El Cajon: We're no more redneck than Chula Vista, Oceanside, or Escondido

Seeing as how you could not get past the nostalgia of how "country" El Cajon was in it's heyday, it's hard to see how one can view El Cajon as NOT redneck. Now, I lived in east county for seven years, so I appreciate & understand the sense of family and neighborliness it holds. But, damn, family and neighborliness IS redneck. But guess CAN find neighborliness and a sense of family all over San Diego County, some w/redneck connotations, others w/out. I like how Ms. Earlene Hollmichel (have you ever met someone named 'Earlene' who is NOT a redneck??) commented that "but it is the nearest feeling to home that I know. You don’t get it downtown [San Diego], or in Pacific Beach, or Coronado. This is the real thing.” How can someone who has never lived outside of El Cajon know what it feels like to live in other areas of San Diego? I know from personal experience, that until you live in other areas, you shouldn't judge the way they "feel" based on visiting them. There is life outside of living in El Cajon. I think this article proves more than anything that El Cajon really is redneck. And if you had spent anytime outside of downtown El Cajon, you would have proved that point even better. Just drive past the parking lot of Granite Hills High and see how many trophy trucks you find. Or how about a visit to the Fabulous 7 Motel, East Main's crowning jewel. Or a walk through Wal*Mart in Parkway Plaza Mall. Hell, just a walk through Parkway Plaza. So don't deny it El Cajon, you are redneck, and aside from this Scott character, you're usually proud of it. The armpit & country pride of San Diego.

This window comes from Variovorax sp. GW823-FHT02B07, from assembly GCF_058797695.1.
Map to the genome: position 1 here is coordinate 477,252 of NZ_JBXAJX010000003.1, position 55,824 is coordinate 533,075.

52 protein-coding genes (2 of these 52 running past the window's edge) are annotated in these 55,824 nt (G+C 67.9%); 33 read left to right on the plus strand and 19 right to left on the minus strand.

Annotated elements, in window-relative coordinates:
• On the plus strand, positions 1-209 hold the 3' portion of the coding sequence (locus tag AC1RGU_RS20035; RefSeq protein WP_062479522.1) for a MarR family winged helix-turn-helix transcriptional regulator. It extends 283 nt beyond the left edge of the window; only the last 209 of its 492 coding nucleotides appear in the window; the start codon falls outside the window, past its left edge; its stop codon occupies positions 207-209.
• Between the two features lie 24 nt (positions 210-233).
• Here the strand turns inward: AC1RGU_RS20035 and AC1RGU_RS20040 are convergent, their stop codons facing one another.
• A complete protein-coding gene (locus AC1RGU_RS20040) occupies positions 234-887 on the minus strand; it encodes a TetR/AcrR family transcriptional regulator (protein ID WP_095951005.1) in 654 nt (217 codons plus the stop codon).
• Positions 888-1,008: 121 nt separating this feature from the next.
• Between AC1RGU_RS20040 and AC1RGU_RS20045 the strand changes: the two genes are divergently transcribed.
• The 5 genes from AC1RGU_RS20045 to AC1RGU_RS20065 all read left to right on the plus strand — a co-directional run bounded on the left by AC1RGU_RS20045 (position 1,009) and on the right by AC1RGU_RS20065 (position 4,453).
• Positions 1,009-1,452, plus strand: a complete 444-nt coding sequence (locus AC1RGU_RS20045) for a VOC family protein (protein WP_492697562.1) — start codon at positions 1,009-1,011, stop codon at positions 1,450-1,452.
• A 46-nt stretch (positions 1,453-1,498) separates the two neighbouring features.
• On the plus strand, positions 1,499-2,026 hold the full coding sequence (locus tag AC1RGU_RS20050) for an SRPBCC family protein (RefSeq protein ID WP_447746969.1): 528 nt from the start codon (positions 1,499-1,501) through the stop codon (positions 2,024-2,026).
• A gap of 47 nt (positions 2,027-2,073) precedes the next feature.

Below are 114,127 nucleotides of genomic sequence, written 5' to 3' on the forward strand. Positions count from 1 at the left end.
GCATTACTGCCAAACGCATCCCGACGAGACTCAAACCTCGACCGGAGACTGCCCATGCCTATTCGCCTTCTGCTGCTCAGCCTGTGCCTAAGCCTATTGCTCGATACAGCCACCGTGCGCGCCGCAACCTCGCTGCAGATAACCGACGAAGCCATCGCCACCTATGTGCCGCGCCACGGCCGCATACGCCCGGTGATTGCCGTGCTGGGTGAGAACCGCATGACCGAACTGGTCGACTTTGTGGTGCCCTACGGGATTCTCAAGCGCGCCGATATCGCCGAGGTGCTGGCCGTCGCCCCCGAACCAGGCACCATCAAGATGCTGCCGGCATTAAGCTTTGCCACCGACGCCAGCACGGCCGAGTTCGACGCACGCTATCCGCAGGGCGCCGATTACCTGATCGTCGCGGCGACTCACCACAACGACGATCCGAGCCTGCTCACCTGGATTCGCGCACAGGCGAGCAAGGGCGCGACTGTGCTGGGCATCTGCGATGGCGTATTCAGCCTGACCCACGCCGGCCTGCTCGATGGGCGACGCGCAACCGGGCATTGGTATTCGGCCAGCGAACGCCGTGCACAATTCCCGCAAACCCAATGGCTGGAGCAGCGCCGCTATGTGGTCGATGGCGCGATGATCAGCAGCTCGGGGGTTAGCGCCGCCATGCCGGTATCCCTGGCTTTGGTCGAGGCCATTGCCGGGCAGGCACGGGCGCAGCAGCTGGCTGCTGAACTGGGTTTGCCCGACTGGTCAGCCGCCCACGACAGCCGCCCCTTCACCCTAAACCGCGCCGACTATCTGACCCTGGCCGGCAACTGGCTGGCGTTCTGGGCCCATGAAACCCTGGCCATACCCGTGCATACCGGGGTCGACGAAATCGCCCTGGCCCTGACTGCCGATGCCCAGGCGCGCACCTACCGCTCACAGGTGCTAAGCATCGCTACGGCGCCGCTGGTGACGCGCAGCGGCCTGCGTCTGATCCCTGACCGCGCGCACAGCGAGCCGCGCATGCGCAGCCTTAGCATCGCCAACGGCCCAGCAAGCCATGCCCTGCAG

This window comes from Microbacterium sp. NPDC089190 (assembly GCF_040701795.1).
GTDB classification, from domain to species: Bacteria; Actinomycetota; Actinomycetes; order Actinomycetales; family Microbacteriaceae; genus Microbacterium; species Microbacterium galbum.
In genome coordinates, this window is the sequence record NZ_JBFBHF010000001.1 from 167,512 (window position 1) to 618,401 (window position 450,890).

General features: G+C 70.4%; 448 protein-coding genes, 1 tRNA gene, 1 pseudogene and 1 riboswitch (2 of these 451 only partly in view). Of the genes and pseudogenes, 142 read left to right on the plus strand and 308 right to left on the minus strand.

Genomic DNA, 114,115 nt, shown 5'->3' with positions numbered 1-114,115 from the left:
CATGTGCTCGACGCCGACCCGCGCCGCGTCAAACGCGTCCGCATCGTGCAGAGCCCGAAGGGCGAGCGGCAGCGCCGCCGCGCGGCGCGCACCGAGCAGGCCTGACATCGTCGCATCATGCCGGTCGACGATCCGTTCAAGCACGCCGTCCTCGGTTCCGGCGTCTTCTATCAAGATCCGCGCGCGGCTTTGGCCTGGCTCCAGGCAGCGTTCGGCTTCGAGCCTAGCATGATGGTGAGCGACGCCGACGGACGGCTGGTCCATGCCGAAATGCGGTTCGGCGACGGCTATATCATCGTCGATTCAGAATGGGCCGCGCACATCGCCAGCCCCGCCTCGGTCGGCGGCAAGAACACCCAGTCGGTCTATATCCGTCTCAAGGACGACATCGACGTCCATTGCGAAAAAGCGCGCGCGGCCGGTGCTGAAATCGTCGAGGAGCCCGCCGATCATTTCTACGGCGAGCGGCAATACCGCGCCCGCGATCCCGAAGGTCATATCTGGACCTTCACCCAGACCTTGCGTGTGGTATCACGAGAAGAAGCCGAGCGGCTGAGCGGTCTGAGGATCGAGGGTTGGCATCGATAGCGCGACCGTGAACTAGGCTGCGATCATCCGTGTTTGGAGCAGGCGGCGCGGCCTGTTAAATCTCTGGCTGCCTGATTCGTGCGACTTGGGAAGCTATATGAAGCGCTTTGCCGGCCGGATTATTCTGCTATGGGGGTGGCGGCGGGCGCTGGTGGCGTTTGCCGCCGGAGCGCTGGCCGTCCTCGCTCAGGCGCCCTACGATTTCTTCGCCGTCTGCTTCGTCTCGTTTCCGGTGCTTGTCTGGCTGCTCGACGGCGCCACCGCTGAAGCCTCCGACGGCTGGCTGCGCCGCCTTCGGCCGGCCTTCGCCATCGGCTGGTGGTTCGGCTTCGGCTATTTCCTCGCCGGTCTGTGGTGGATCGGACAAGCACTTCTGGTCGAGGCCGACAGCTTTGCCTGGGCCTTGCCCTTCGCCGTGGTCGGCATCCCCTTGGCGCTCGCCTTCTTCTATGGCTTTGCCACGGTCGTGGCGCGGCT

— April 25, 2009 9:15 a.m.

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